Wind Speed on Mount Washington

2013-05-16 16:17:01.000 – Mike Dorfman,  Weather Observer

Our Pitot Static Anemometer

You may have heard about our extreme weather here on the summit, including our previous world record wind speed of 231 miles per hour recorded in April of 1934. Many other observatories in less extreme environments use propeller anemometers or other spinning anemometers to determine wind speed, but this does not work on Mt Washington, thanks to a weather phenomenon called rime ice. Rime ice builds on every exposed surface on the summit when we are in the clouds and below freezing, forming feathers of opaque ice. This would quickly build on the moving parts of traditional anemometers and easily make them inaccurate and break them.

In order to successfully record extremely strong winds in harsh environments like Mt Washington, the observatory turned to a device commonly used to record airspeed on airplanes, called a Pitot Tube. This device determines wind speed by directly measuring the force exerted by the wind in a small tube. With no moving parts and surfaces that can be easily heated, this piece of technology works very well on the summit.

If you’re driving through the area, you should visit the spectacular summit! If you’re a member, you can get a tour of the observatory and get up close and personal with our Pitot Static anemometer. You can even be the highest person standing on solid ground in the northeast during the tour (our tower is slightly higher than the geographic summit). I hope to see you this summer!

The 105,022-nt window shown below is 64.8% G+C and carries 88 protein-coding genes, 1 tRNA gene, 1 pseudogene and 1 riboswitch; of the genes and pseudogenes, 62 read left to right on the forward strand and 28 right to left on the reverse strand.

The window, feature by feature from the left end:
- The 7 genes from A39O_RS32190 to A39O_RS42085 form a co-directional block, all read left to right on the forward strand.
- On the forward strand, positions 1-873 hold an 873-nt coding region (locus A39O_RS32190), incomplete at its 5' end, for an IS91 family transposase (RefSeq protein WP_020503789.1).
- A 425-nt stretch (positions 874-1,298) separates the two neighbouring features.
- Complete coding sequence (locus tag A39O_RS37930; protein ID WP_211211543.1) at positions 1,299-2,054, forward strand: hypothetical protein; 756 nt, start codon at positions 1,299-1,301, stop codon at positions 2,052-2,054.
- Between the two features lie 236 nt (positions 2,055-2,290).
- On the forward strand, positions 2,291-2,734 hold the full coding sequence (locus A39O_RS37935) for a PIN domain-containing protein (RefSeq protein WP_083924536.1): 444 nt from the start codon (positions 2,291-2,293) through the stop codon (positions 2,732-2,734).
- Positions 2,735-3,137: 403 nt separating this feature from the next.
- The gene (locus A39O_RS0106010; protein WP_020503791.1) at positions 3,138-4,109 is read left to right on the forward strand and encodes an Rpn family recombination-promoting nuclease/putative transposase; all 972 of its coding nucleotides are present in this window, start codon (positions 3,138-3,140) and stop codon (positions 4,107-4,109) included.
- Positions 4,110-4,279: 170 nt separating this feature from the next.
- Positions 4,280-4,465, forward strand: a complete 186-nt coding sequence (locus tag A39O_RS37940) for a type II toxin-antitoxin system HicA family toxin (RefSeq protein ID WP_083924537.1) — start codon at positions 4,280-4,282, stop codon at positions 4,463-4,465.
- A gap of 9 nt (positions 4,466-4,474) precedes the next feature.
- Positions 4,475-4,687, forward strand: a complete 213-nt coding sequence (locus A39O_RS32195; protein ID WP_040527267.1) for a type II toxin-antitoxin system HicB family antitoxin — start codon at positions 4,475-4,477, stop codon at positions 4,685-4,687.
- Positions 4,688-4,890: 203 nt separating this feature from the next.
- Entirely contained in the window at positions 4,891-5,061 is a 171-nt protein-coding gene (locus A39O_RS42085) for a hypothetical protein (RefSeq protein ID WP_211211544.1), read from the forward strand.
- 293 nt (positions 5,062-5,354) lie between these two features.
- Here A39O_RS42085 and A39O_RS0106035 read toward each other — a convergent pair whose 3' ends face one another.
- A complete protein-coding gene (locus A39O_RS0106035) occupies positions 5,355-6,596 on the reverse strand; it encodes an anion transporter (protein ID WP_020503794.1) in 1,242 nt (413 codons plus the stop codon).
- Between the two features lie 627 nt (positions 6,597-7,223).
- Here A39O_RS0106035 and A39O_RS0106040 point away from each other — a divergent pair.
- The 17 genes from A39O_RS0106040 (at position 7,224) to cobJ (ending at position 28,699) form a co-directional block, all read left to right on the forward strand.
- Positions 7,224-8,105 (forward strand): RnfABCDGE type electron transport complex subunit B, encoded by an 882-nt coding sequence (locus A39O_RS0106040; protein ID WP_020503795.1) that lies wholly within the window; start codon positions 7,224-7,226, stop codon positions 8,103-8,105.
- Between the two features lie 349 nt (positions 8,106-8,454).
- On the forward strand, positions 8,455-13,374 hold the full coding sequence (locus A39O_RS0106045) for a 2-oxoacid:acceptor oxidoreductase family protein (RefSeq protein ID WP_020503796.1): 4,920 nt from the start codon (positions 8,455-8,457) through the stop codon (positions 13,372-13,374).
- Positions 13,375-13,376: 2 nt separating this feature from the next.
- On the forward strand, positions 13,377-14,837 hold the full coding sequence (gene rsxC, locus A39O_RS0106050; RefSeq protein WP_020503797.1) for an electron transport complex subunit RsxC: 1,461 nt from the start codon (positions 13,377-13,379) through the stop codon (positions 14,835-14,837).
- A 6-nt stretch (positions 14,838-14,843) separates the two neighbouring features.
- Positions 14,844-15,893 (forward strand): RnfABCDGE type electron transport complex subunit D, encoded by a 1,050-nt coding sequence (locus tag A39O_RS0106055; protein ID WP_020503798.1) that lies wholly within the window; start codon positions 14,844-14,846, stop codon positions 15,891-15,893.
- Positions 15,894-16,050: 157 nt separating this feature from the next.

Mike Dorfman,  Weather Observer

Spring is Here

March 16th, 2024|Comments Off on Spring is Here

Spring is Here By Alexis George Our snowpack, although still present, has slowly been dwindling over the course of this month. At the beginning of March, there was a snow depth of 27 inches

  • The view of the Solar Eclipse from Mt Washington on August 21, 2017

Solar Eclipse 2024: A Celestial Wonder

March 12th, 2024|Comments Off on Solar Eclipse 2024: A Celestial Wonder

Solar Eclipse 2024: A Celestial Wonder By Ryan Knapp As you might have heard through social media, the news, magazines, friends, family, etc., a solar eclipse is about to be viewable across North America.

Find Older Posts